Second Chance Rentals rents to a populations other landlords might consider high risk
Second Chance Rentals rents to a populations other landlords might consider high risk

TUCSON, AZ — The Associated Press is reporting a Phoenix-based apartment company, Second Chance Rentals, is expanding to Tucson thanks in part to its target clientele: convicted felons.

Second Chance Rentals brought its practice of renting to felons and evictees, a population other landlords might consider high-risk, to the Tucson market this summer.

“Felons are our best clients,” CEO Les Boynton said. “They value their housing.”

Public defenders such as assistant Pima County public defender Joel Feinman say finding housing is one of several issues people with felony convictions have to deal with.

“It’s not just sex offenders or murderers who suffer these consequences,” he said. “It’s people who are convicted of possession of marijuana or felony shoplifting.”

Boynton, whose clients are all non-violent offenders, said he has rented to more than 22,000 people at 120 apartment complexes in Phoenix since starting his company in 2003. He does not work with sex offenders, habitual drug dealers or people who are frequently in and out of prison, the Arizona Daily Star reported click here for story.

Second Chance oversees a 52-unit complex in Tucson that Boynton and a group of investors bought in May.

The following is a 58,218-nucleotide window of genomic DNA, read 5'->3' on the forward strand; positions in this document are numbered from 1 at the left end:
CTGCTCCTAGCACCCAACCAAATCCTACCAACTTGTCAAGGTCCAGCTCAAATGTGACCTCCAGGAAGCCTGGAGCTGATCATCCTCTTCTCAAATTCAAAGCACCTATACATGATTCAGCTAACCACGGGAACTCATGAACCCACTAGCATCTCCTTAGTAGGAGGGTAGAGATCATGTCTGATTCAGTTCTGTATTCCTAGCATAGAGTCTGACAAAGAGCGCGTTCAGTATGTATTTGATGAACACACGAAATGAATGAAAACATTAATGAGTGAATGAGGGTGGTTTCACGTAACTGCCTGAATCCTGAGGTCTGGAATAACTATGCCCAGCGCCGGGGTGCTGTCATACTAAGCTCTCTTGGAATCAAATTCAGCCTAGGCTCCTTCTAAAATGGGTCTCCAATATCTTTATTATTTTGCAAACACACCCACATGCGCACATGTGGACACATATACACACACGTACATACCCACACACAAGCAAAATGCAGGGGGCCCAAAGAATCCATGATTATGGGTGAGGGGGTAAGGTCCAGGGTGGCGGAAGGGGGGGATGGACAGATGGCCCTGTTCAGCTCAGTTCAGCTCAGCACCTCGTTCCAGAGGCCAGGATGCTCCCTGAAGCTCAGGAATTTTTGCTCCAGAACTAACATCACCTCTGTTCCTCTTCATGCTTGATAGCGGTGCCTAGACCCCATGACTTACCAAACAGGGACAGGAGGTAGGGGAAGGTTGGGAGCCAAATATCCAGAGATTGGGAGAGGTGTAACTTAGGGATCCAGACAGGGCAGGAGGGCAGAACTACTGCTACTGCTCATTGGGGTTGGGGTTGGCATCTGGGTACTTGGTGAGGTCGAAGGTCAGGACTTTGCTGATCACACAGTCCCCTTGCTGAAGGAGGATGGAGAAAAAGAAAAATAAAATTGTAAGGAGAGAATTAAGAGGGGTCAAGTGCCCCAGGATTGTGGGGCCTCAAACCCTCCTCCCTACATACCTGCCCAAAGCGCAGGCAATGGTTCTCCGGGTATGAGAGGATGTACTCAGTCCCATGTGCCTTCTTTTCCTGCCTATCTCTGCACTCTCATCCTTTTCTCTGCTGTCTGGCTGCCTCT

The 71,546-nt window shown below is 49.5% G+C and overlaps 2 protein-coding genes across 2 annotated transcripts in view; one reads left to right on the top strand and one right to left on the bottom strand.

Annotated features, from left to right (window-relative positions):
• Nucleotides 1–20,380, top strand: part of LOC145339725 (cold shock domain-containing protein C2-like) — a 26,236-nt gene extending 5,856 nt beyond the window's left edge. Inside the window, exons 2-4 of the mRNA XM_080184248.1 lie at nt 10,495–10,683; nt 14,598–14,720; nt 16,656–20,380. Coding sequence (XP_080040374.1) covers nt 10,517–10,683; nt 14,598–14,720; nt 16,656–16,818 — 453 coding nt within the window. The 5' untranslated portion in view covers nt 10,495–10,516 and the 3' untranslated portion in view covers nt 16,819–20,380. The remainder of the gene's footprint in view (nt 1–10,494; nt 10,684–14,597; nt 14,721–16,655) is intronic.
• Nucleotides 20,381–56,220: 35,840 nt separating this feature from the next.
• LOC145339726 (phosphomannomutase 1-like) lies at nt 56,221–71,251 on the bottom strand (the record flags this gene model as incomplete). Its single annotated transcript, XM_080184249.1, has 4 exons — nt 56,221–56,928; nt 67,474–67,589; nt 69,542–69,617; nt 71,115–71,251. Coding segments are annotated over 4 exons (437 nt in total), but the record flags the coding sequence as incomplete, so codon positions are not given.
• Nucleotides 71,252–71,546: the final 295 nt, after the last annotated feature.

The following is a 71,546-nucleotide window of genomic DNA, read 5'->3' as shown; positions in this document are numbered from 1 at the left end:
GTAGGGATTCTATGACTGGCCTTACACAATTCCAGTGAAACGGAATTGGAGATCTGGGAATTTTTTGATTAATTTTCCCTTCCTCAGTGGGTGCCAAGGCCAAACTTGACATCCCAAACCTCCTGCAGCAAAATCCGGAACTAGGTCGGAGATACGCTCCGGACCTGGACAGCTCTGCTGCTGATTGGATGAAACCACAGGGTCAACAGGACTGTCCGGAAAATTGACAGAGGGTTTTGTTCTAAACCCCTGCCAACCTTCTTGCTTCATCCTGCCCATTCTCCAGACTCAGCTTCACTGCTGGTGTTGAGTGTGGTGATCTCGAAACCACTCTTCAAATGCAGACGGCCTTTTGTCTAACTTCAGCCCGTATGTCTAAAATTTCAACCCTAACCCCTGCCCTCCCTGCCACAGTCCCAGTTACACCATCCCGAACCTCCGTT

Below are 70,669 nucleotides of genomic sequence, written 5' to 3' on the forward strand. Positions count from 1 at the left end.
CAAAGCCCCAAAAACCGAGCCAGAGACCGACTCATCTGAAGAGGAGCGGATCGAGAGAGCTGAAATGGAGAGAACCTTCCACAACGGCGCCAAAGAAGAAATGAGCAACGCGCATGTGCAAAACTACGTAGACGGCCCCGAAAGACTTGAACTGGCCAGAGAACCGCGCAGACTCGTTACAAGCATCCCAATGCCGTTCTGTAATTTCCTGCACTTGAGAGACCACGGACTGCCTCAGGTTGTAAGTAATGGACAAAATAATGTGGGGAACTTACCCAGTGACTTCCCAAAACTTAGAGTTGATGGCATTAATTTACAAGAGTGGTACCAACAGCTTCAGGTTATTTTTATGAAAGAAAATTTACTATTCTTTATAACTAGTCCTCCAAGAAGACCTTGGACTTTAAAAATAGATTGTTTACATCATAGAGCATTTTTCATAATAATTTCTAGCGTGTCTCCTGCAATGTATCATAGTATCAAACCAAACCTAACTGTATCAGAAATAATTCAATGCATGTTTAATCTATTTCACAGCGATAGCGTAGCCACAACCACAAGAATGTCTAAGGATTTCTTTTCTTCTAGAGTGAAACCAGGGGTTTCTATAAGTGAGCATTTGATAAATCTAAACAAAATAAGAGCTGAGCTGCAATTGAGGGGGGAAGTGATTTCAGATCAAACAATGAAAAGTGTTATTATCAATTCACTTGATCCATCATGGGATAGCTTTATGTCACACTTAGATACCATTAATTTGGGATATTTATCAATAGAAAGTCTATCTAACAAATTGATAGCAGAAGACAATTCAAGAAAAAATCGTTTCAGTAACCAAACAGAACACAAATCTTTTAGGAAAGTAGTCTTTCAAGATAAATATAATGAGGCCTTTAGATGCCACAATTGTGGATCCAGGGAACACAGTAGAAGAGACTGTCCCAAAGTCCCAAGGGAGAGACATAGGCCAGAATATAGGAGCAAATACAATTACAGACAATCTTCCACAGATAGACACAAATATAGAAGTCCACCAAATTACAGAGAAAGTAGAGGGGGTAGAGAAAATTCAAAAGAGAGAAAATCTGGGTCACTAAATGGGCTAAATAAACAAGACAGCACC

“To my knowledge, there is no model specifically like that in Tucson,” said Mike Chapman, a specialist in multifamily housing for Tucson-based NAI Horizon, a commercial real estate company.

The property has a 96 percent occupancy rate. The company intends to buy or manage another 400 units by the end of the year, Boynton said. It could be needed in a county where nearly 41,000 people have been convicted of felonies in the last decade.

Sharli Pettit, who is 19 and more than eight months pregnant, had difficulty finding a place because of her prior conviction for methamphetamine possession. But just a few hours after checking out a small apartment owned by Second Chance, she signed a contract.

“It’s really hard to find a place that allows people like me, being a felon,” she said. “All I want to do is turn my life around.”

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